The synchronisation process plays an important role in the analytical prediction of the force along the direction of shell crossing, F_{x}, because collapse time changes with LPT order and the effect of shell crossing is dramatic on F_{x}. However, this is not really the case for the orthogonal component – coplanar with the pancake – that pretty much preserves the singlestream behaviour of the motion, as already discussed in Sect. 4.3. We doublechecked this property by reproducing the right panels of Fig. 5 on Fig. 6 but without synchronisation of LPT predictions. For the 40th LPT order and the 15th LPT order respectively in 2D and 3D, we indeed distinguish no difference between the two figures. Additionally, various LPT orders are considered on Fig. 6. Interestingly, the LPT accelerations (solid lines) show slow convergence, while the forces computed with the Green function method from the LPT displacements (Eq. (14), dashed lines) show very fast convergence, even for ANI3SIN. In other words, as mentioned in Sect. 4.3, Eq. (14) represents a resummation of LPT that provides a much more accurate description of the gravitational acceleration than the second time derivative of the LPT displacement. This property might turn very useful for future applications.
Fig. 6. Same as the right panels of Fig. 5, but without synchronisation to collapse time at each LPT order, i.e. for a given initial condition, all the curves are calculated at the same expansion factor, a_{sim}. In addition, several LPT orders are considered, as indicated in the right panels, to illustrate the convergence speed. 
Before closing this section, we examine in Fig. 7 axialsymmetric initial conditions, SYM2SIN and SYM3SIN. In this case, shell crossing occurs simultaneously along all the axes of the dynamics, so we expect qualitatively different behaviour from the Q1D and ANI cases. Strictly speaking, axialsymmetric configurations have zero weight from the statistical point of view but can in practice still be present at the coarse level, for example a very high peak in random Gaussian fields that are expected to be rounder (see e.g. Bardeen et al. 1986).
Fig. 7. Same as Fig. 5 but for the SYM2SIN (top panels) and SYM3SIN (bottom panels) initial conditions and the fact that there are no blue or green curves, because our analytical recipes apply only to shell crossing occurring along one direction. Only the x component of the force is shown in Fig. 7 due to the symmetric nature of the system. In addition, the 15LPT prediction from Eq. (14) is shown as a dashed light orange curve in the 2D case. 
The axisymmetric case does not correspond to the superposition of 2 and 3 pancakes in the 2D and 3D cases, respectively (see Gurevich & Zybin 1995, for analytical predictions of the gravitational potential under these assumptions). Indeed, the caustic structure stemming from simultaneous shell crossings along several directions is convoluted, as shown by STC, which translates into multiple discontinuities of the derivative of the force field along each axis. For instance, in the topleft panel of Fig. 7 there are four sharp transition points on the force field instead of the two in the topleft panel of Fig. 5. Even if the analytical predictions discussed in Sect. 3 are irrelevant for SYM cases, it is still possible to use the Green function approach in Eq. (14) with the highorder LPT displacement field used as a proxy for the dynamics, as indicated by the dashed curves on Fig. 7. While 40LPT successfully reproduces the postcollapse gravitational field in the 2D case, 15LPT is not accurate enough. Turning to the 3D case, 15LPT is not even good from the qualitative point of view, as already noticed for STC for the density field itself. However, SYM3SIN is further away from shell crossing than SYM2SIN in terms of the parameter Δ as shown in last column of Table 1, which explains partly the worse performance of LPT predictions for SYM3SIN compared to SYM2SIN. Another and more obvious reason for this lies in the much higher contrasts expected in SYM3SIN compared to SYM2SIN, which can introduce non negligible feedback effects from the multistream region, even very shortly after shell crossing, as already extensively discussed in STC.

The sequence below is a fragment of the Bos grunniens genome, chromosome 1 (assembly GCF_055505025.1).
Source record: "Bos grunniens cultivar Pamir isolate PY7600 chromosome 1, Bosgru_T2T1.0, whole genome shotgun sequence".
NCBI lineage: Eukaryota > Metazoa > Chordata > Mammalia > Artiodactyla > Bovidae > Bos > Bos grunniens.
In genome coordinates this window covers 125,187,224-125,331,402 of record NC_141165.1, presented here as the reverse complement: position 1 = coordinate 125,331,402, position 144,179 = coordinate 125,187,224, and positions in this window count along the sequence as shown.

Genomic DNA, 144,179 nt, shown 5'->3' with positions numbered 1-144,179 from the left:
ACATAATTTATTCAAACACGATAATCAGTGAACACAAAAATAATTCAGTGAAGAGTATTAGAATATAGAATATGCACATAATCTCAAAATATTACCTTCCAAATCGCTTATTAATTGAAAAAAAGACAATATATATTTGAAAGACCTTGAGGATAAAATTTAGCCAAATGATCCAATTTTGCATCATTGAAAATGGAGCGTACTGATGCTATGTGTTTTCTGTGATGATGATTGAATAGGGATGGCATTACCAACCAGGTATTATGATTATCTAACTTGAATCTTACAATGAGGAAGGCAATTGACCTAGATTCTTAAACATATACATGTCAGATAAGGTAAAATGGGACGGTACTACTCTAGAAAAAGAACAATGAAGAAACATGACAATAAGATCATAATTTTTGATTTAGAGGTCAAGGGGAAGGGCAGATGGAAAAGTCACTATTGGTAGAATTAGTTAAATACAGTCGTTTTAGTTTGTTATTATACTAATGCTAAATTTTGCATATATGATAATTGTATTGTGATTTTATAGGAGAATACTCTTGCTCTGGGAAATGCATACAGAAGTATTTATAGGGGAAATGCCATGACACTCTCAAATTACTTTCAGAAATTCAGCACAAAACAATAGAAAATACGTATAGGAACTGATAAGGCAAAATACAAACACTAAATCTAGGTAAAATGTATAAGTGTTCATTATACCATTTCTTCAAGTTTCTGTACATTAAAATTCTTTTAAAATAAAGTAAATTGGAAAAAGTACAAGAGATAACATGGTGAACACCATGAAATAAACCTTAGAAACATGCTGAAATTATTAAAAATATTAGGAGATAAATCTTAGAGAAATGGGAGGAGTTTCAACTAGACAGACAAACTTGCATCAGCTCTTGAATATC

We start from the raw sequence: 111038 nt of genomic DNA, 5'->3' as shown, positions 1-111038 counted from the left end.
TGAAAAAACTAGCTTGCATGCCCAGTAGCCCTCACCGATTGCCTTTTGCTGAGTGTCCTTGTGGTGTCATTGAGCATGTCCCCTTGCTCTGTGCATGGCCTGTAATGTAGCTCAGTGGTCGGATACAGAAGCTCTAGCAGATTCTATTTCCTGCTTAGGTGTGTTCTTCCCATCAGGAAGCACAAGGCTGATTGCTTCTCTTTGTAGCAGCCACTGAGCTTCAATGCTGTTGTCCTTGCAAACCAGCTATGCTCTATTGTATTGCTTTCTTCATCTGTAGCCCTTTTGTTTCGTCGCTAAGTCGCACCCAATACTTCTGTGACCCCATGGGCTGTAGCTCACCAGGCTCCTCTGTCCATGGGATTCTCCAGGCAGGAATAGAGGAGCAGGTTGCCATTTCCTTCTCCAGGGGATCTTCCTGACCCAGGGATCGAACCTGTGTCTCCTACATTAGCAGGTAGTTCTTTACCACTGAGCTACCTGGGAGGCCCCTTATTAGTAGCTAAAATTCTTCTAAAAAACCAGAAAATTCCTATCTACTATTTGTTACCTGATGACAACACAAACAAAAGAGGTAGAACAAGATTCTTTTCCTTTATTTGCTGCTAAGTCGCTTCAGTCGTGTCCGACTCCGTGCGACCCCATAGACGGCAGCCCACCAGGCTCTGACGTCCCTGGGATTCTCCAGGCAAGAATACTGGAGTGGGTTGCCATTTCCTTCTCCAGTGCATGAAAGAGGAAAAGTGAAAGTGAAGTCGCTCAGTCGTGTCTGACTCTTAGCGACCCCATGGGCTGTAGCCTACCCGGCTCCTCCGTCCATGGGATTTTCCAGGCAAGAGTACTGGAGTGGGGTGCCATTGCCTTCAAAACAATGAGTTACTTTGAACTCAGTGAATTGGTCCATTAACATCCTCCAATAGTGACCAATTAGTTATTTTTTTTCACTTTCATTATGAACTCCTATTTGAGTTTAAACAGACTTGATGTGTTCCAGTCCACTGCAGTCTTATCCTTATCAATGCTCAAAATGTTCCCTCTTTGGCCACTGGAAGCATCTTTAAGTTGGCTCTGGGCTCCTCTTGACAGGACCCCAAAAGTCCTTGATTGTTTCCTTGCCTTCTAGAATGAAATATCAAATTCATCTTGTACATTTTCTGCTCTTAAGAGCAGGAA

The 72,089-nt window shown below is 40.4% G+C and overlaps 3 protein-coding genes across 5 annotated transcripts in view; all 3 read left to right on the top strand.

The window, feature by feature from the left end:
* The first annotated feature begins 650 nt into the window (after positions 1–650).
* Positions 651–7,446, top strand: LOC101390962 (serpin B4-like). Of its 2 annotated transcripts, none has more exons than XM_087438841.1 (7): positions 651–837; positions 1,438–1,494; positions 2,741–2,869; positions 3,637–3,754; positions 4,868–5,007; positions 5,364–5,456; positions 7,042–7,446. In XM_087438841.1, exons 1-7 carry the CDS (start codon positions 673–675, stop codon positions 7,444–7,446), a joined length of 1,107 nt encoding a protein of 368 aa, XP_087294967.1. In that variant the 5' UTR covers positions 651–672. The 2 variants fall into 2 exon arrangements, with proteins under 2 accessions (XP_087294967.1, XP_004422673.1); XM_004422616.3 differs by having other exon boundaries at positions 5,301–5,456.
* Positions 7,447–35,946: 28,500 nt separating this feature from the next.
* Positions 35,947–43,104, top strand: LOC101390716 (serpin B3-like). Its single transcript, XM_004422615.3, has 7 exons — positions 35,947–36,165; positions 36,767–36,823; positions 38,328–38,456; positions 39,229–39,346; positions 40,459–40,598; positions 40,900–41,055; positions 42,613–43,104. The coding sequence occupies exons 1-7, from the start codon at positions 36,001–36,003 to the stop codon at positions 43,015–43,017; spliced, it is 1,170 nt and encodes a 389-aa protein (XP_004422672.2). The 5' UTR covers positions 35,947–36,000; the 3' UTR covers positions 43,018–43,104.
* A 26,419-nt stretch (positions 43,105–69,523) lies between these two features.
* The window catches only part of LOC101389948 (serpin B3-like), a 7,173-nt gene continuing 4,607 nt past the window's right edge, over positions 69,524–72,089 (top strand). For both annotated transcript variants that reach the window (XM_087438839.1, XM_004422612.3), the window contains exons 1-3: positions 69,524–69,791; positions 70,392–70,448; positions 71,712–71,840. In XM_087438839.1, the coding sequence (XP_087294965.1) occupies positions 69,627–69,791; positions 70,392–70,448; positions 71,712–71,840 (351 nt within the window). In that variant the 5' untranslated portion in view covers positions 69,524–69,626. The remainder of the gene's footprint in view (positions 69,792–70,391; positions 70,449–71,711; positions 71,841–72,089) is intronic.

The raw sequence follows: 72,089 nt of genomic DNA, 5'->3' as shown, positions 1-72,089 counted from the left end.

6. Summary
In this article we have studied the gravitational force field generated by pancakes shortly after collapse. Restricting ourselves to the case where the displacement field sourcing the pancake is locally symmetric, we derived approximations for the force field by combining fundamentals of catastrophe theory and highorder LPT that we carefully validated on systems seeded by two or threesinewave initial conditions. Our analyses include comparisons of theoretical predictions to measurements in Vlasov simulations performed with the public code ColDICE. The important assumption we made is that the time lapse after collapse, quantified here by the parameter Δ given in Eq. (53), is very short, allowing one to assume that the multistream region is locally infinitely thin. The main results of our work can be summarised as follows: